From the December 2017 issue

High-Risk Pregnancy: What Expectant Parents Should Know

What makes a pregnancy 'high risk'? Should you receive extra monitoring? A Beaumont obstetrician offers guidance.

Brought to you by Beaumont
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When you’re expecting a baby, a little bit of worry comes with the territory.
You analyze your symptoms, read up on pregnancy dos and don’ts, and research just about everything. But many women find that they’re predisposed to problems from the start because their pregnancy is considered “high risk,” adding another layer of worry.

“‘High risk’ sounds really scary,” says Dr. Samuel T. Bauer, an OB-GYN and maternal-fetal medicine (MFM) specialist at Beaumont in Royal Oak.

It means that the mother or baby is at greater risk for complications due to health problems that the woman had before the pregnancy or that were discovered during it. For pregnant women with chronic health problems, MFM specialists work to keep the woman as healthy as possible while her body changes and her baby grows. This could include diabetes, high blood pressure, obesity, lupus or cancer.

“Those medical conditions can affect how a pregnancy progresses. MFM specialists also care for women who face unexpected problems that develop during pregnancy, such as early labor, bleeding, or high blood pressure,” Dr. Bauer explains.

A pregnancy is also considered high risk in cases of multiples or when concerns are found with the baby, such as a chromosomal abnormality or birth defect.

“High risk can either be a maternal problem, a fetal problem or both. In some cases, it’s the baby who faces the un-routine. If we find birth defects or growth problems, we can plan or often start treatment before birth,” he says.

But having a high-risk pregnancy doesn’t mean you’ll necessarily experience problems. Managing this type of pregnancy is all about proper care and monitoring.

“Everybody has some element of risk,” Dr. Bauer points out. “Learning about your health and reducing those risks is what will optimize your pregnancy.”

For starters, women should discuss their risk factors with their obstetrician – ideally, before even getting pregnant. If you’re high risk, it’s likely that your doctor will require either a consultation or ongoing care with a maternal-fetal medicine specialist.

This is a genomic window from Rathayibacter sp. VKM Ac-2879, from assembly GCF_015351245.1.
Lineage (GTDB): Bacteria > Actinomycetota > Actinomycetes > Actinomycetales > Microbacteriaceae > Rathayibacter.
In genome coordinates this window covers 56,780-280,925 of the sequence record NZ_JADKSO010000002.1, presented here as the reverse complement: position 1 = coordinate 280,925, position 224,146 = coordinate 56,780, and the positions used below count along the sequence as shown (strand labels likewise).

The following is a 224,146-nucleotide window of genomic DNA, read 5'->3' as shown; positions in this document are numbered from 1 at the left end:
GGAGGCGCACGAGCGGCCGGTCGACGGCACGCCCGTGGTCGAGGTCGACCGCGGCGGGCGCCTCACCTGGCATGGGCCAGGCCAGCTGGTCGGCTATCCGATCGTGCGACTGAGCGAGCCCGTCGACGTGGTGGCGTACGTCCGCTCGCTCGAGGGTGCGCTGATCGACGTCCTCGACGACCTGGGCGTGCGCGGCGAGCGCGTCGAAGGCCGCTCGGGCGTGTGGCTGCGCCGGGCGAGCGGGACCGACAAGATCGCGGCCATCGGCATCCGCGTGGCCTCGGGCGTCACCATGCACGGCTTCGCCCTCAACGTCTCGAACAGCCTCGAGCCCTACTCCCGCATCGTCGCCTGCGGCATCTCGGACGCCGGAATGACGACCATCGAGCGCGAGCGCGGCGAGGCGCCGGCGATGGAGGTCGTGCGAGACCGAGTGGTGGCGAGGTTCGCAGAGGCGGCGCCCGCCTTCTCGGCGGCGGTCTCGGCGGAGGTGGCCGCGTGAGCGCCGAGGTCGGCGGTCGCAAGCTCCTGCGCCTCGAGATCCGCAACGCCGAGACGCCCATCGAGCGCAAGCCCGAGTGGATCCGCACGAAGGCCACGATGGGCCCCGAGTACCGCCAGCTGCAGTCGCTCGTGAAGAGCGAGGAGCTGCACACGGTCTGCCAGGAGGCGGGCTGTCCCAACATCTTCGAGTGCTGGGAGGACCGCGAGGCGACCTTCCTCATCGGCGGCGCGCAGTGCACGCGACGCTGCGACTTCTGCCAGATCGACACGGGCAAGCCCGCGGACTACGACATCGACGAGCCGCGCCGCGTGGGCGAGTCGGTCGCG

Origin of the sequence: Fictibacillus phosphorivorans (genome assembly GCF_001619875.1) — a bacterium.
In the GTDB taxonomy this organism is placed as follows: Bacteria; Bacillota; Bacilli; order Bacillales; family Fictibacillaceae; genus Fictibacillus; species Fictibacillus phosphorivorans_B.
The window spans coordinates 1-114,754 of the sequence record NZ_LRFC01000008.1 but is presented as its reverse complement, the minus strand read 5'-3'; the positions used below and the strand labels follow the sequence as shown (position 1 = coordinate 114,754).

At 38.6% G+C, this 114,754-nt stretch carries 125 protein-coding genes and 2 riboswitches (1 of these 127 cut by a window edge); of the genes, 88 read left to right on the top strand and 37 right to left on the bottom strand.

“When you have these conditions, whether they’re preexisting or maybe they develop it during the pregnancy like hypertension or gestational diabetes, those would be conditions that need some extra attention,” he says. “That’s where maternal-fetal medicine fits in, to work with you and your primary obstetrical provider.”

A maternal-fetal medicine specialist is an OB-GYN who has completed an additional two to three years of special fellowship training in caring for high-risk pregnancies.

Depending on the situation, various interventions or additional monitoring techniques are used to keep a close eye on the mother and baby. In the case of gestational diabetes, for example, proper screening is key to catching the condition and followed by close monitoring of blood sugar levels, nutrition counseling, medication in some cases and extra planning for labor and delivery.

“We can really help to plan the expectations after the delivery,” Dr. Bauer says, such as monitoring baby’s blood sugar. “There’s more to it than, ‘I have this high-risk condition.’ You want to have a plan set up and in place for after the baby is born. Pre-delivery planning helps to set expectations and provide a smooth transition, which in turn can decrease potential complications.”

Caring for a high-risk pregnancy is often a collaborative effort with other doctors and specialists.

“One of the benefits of maternal-fetal medicine is to know what all the risks are in the pregnancy and know what you can do,” he says. “The team approach really looks at the patient and her baby as a whole. It’s important to work in a multidisciplinary fashion when you have a high-risk pregnancy with the patient’s general OB-GYN, other medical subspecialties, and our pediatric colleagues.”

Going through a high-risk pregnancy can be anxiety-inducing and it’s best to talk with your doctor about your concerns rather than seeking out internet advice.

“Make sure you’re getting information from reliable sources,” Dr. Bauer emphasizes, and keep in mind that maternal-fetal medicine specialists work with high-risk situations on a daily basis and specialize in the un-routine. “Beaumont has the ability to care for patients throughout the spectrum of possible pregnancy complications. From the Karmanos Center for Natural Birth that cares for low-risk patients to maternal-fetal medicine specialists, obstetricians, obstetric anesthesiologists and neonatologists 24/7/365. We’re here all the time to care for the most complicated patients and really to provide the whole spectrum of comprehensive obstetrical care for patients.”

For more information or to find a Beaumont doctor, visit beaumont.org.

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